The International Monetary Fund said it remains committed to working with Iraq on implementing a $5.34 billion loan, after Finance Minister Hoshyar Zebari lost a vote of confidence in a secret parliamentary ballot.
A total of 158 lawmakers voted against Zebari in Baghdad on Wednesday, and 77 supported him while 14 abstained, deputy speaker Humam Hamoudi said in an e-mail. Zebari, who has denied all allegations of squandering public money, can appeal the vote but for the time being cannot carry out his duties.
Zebari has been leading Iraq through talks with the IMF to help OPEC’s second-biggest producer repair public finances damaged by the oil price drop and war with Islamic State militants. The first review of Iraq’s progress toward honoring pledges to the IMF to cut spending and reduce corruption was set to end as early as Sept. 15. Once Iraq completes the review, it will be eligible to receive a second loan installment of up to $635 million.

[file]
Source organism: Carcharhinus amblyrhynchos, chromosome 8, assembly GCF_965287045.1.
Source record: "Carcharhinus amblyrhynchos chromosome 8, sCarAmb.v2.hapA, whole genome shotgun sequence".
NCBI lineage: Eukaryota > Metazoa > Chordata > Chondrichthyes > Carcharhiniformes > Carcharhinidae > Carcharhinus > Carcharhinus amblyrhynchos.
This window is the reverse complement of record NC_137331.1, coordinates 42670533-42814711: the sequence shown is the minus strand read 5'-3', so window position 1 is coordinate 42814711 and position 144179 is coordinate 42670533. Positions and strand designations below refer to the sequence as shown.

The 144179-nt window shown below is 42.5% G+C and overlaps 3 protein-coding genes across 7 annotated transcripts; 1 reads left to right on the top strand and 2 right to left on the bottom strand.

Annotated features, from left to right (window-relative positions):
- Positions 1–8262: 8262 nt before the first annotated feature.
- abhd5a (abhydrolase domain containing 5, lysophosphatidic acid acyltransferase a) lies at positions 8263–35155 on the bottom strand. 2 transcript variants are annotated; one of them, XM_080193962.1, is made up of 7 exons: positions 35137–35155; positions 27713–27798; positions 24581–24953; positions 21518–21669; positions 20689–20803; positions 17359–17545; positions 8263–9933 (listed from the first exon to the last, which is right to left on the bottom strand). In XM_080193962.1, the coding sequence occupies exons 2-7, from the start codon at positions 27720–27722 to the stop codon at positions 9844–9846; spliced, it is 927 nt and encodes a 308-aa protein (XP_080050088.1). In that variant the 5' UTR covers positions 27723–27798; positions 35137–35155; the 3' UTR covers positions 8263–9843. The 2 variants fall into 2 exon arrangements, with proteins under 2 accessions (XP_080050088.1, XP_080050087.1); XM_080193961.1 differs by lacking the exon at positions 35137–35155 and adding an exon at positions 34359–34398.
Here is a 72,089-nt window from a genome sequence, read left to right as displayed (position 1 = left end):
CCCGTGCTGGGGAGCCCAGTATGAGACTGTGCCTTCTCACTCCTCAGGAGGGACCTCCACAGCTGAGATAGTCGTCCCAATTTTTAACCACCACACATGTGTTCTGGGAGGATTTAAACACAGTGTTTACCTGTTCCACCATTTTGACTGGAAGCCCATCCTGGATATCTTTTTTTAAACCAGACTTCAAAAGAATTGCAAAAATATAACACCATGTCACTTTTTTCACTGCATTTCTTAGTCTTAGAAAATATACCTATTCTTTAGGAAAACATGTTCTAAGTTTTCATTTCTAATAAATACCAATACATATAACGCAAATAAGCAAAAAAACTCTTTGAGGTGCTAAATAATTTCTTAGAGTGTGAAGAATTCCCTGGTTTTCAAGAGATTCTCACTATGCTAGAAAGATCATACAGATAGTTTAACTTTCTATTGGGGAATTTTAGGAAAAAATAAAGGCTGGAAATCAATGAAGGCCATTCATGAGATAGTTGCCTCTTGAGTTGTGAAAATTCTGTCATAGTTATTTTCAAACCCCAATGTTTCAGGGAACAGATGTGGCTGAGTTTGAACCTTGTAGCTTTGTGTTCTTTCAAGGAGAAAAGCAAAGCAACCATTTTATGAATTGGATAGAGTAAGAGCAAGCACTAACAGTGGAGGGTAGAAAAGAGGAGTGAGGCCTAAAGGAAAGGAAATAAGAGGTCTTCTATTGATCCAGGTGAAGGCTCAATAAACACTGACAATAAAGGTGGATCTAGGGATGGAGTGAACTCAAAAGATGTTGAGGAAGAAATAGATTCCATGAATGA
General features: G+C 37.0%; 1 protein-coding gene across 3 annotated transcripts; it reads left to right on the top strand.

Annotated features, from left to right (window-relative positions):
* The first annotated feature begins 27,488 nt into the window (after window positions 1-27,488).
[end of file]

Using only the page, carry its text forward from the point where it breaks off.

In an e-mailed statement after the ballot, IMF mission chief Christian Josz said the Stand-by Arrangement was approved in July, “and we are committed to working with the authorities to implement it.”
According to the parliamentary speaker’s office, lawmakers rejected Prime Minister Haidar Al-Abadi’s request to postpone the vote until Iraq meets the loan requirements. A deputy from Zebari’s Kurdish KDP party, Khisro Goran, said in a statement that the parliamentary action was politically motivated.
Iraq is now without defense, interior and finance ministers. Abadi is expected to present candidates after returning from a current visit to the U.S.